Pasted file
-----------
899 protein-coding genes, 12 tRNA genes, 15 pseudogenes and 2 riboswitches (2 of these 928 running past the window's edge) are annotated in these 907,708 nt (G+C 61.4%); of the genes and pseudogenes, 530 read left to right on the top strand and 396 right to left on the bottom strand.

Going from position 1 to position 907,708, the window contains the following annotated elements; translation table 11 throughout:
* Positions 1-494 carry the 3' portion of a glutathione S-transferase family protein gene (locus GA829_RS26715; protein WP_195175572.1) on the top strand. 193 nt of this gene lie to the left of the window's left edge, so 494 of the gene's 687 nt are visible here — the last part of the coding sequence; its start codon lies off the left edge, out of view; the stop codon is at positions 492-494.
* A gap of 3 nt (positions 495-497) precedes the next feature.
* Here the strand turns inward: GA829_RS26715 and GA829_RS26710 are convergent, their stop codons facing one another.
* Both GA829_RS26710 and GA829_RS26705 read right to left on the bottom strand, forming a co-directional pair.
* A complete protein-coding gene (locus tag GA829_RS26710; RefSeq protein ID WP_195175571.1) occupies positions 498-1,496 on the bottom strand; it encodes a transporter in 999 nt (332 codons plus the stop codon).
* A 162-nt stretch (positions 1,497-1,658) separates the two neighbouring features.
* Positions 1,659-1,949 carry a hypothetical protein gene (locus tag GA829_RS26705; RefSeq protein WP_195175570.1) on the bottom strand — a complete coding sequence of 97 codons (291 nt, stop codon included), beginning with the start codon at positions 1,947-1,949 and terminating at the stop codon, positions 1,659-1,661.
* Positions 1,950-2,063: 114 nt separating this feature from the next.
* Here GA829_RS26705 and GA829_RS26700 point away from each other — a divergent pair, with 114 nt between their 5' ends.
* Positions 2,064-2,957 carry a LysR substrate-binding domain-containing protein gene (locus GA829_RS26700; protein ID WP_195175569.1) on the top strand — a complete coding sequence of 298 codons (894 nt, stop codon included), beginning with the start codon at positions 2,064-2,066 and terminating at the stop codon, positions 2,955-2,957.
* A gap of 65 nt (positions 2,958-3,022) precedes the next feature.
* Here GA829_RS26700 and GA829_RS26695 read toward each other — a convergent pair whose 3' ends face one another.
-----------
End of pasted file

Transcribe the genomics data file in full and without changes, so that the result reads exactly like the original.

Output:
899 protein-coding genes, 12 tRNA genes, 15 pseudogenes and 2 riboswitches (2 of these 928 running past the window's edge) are annotated in these 907,708 nt (G+C 61.4%); of the genes and pseudogenes, 530 read left to right on the top strand and 396 right to left on the bottom strand.

Going from position 1 to position 907,708, the window contains the following annotated elements; translation table 11 throughout:
* Positions 1-494 carry the 3' portion of a glutathione S-transferase family protein gene (locus GA829_RS26715; protein WP_195175572.1) on the top strand. 193 nt of this gene lie to the left of the window's left edge, so 494 of the gene's 687 nt are visible here — the last part of the coding sequence; its start codon lies off the left edge, out of view; the stop codon is at positions 492-494.
* A gap of 3 nt (positions 495-497) precedes the next feature.
* Here the strand turns inward: GA829_RS26715 and GA829_RS26710 are convergent, their stop codons facing one another.
* Both GA829_RS26710 and GA829_RS26705 read right to left on the bottom strand, forming a co-directional pair.
* A complete protein-coding gene (locus tag GA829_RS26710; RefSeq protein ID WP_195175571.1) occupies positions 498-1,496 on the bottom strand; it encodes a transporter in 999 nt (332 codons plus the stop codon).
* A 162-nt stretch (positions 1,497-1,658) separates the two neighbouring features.
* Positions 1,659-1,949 carry a hypothetical protein gene (locus tag GA829_RS26705; RefSeq protein WP_195175570.1) on the bottom strand — a complete coding sequence of 97 codons (291 nt, stop codon included), beginning with the start codon at positions 1,947-1,949 and terminating at the stop codon, positions 1,659-1,661.
* Positions 1,950-2,063: 114 nt separating this feature from the next.
* Here GA829_RS26705 and GA829_RS26700 point away from each other — a divergent pair, with 114 nt between their 5' ends.
* Positions 2,064-2,957 carry a LysR substrate-binding domain-containing protein gene (locus GA829_RS26700; protein ID WP_195175569.1) on the top strand — a complete coding sequence of 298 codons (894 nt, stop codon included), beginning with the start codon at positions 2,064-2,066 and terminating at the stop codon, positions 2,955-2,957.
* A gap of 65 nt (positions 2,958-3,022) precedes the next feature.
* Here GA829_RS26700 and GA829_RS26695 read toward each other — a convergent pair whose 3' ends face one another.